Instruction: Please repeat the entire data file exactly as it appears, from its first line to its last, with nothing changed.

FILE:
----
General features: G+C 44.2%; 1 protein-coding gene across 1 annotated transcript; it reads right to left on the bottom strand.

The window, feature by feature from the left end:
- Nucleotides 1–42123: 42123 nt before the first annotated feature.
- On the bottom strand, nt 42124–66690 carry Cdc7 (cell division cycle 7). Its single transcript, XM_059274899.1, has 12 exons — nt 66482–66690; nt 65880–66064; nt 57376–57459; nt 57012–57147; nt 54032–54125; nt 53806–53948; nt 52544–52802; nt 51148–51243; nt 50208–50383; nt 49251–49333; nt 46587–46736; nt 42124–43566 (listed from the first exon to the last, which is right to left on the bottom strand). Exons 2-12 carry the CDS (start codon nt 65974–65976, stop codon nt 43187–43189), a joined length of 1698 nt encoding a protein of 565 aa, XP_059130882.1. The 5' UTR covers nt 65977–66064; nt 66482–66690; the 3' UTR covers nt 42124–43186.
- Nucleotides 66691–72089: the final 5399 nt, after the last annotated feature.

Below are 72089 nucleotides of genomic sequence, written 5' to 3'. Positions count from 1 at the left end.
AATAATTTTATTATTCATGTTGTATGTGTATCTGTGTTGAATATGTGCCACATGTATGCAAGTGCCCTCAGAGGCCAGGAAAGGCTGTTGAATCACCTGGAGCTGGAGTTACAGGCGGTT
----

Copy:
General features: G+C 44.2%; 1 protein-coding gene across 1 annotated transcript; it reads right to left on the bottom strand.

The window, feature by feature from the left end:
- Nucleotides 1–42123: 42123 nt before the first annotated feature.
- On the bottom strand, nt 42124–66690 carry Cdc7 (cell division cycle 7). Its single transcript, XM_059274899.1, has 12 exons — nt 66482–66690; nt 65880–66064; nt 57376–57459; nt 57012–57147; nt 54032–54125; nt 53806–53948; nt 52544–52802; nt 51148–51243; nt 50208–50383; nt 49251–49333; nt 46587–46736; nt 42124–43566 (listed from the first exon to the last, which is right to left on the bottom strand). Exons 2-12 carry the CDS (start codon nt 65974–65976, stop codon nt 43187–43189), a joined length of 1698 nt encoding a protein of 565 aa, XP_059130882.1. The 5' UTR covers nt 65977–66064; nt 66482–66690; the 3' UTR covers nt 42124–43186.
- Nucleotides 66691–72089: the final 5399 nt, after the last annotated feature.

Below are 72089 nucleotides of genomic sequence, written 5' to 3'. Positions count from 1 at the left end.
AATAATTTTATTATTCATGTTGTATGTGTATCTGTGTTGAATATGTGCCACATGTATGCAAGTGCCCTCAGAGGCCAGGAAAGGCTGTTGAATCACCTGGAGCTGGAGTTACAGGCGGTT